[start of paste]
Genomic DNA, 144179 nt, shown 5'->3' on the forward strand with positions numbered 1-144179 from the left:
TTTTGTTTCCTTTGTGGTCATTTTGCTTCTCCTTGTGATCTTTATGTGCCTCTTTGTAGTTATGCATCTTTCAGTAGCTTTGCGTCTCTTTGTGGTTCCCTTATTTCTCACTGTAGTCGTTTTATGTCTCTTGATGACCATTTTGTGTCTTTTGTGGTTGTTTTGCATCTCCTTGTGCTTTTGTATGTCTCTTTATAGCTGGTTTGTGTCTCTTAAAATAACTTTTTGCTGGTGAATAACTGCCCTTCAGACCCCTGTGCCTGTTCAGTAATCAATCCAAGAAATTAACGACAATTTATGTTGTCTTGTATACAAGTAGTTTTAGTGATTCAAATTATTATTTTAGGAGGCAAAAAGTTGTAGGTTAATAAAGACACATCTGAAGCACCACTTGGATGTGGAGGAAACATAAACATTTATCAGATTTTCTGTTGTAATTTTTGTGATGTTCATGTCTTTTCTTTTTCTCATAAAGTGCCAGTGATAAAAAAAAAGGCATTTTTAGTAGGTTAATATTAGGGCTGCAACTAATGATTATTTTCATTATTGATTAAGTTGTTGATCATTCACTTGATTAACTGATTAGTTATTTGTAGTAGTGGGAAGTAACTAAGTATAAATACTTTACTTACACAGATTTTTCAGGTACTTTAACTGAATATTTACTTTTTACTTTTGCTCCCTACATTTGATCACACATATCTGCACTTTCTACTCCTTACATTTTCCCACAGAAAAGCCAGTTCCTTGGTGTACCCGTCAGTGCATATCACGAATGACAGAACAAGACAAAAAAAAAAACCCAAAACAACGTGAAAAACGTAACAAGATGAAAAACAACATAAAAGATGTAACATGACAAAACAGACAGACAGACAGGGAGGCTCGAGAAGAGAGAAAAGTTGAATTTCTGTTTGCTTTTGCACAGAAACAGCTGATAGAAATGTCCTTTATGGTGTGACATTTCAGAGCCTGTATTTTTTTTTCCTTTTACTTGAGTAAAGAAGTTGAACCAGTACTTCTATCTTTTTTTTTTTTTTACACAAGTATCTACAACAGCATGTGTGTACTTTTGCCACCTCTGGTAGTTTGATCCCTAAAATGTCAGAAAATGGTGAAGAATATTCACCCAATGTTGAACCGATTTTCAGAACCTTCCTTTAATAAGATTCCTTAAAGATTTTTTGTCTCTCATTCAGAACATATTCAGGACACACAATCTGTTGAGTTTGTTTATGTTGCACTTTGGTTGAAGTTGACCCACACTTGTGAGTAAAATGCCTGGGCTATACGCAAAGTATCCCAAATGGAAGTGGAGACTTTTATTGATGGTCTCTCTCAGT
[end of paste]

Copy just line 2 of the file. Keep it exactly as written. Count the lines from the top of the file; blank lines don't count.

TTTTGTTTCCTTTGTGGTCATTTTGCTTCTCCTTGTGATCTTTATGTGCCTCTTTGTAGTTATGCATCTTTCAGTAGCTTTGCGTCTCTTTGTGGTTCCCTTATTTCTCACTGTAGTCGTTTTATGTCTCTTGATGACCATTTTGTGTCTTTTGTGGTTGTTTTGCATCTCCTTGTGCTTTTGTATGTCTCTTTATAGCTGGTTTGTGTCTCTTAAAATAACTTTTTGCTGGTGAATAACTGCCCTTCAGACCCCTGTGCCTGTTCAGTAATCAATCCAAGAAATTAACGACAATTTATGTTGTCTTGTATACAAGTAGTTTTAGTGATTCAAATTATTATTTTAGGAGGCAAAAAGTTGTAGGTTAATAAAGACACATCTGAAGCACCACTTGGATGTGGAGGAAACATAAACATTTATCAGATTTTCTGTTGTAATTTTTGTGATGTTCATGTCTTTTCTTTTTCTCATAAAGTGCCAGTGATAAAAAAAAAGGCATTTTTAGTAGGTTAATATTAGGGCTGCAACTAATGATTATTTTCATTATTGATTAAGTTGTTGATCATTCACTTGATTAACTGATTAGTTATTTGTAGTAGTGGGAAGTAACTAAGTATAAATACTTTACTTACACAGATTTTTCAGGTACTTTAACTGAATATTTACTTTTTACTTTTGCTCCCTACATTTGATCACACATATCTGCACTTTCTACTCCTTACATTTTCCCACAGAAAAGCCAGTTCCTTGGTGTACCCGTCAGTGCATATCACGAATGACAGAACAAGACAAAAAAAAAAACCCAAAACAACGTGAAAAACGTAACAAGATGAAAAACAACATAAAAGATGTAACATGACAAAACAGACAGACAGACAGGGAGGCTCGAGAAGAGAGAAAAGTTGAATTTCTGTTTGCTTTTGCACAGAAACAGCTGATAGAAATGTCCTTTATGGTGTGACATTTCAGAGCCTGTATTTTTTTTTCCTTTTACTTGAGTAAAGAAGTTGAACCAGTACTTCTATCTTTTTTTTTTTTTTACACAAGTATCTACAACAGCATGTGTGTACTTTTGCCACCTCTGGTAGTTTGATCCCTAAAATGTCAGAAAATGGTGAAGAATATTCACCCAATGTTGAACCGATTTTCAGAACCTTCCTTTAATAAGATTCCTTAAAGATTTTTTGTCTCTCATTCAGAACATATTCAGGACACACAATCTGTTGAGTTTGTTTATGTTGCACTTTGGTTGAAGTTGACCCACACTTGTGAGTAAAATGCCTGGGCTATACGCAAAGTATCCCAAATGGAAGTGGAGACTTTTATTGATGGTCTCTCTCAGT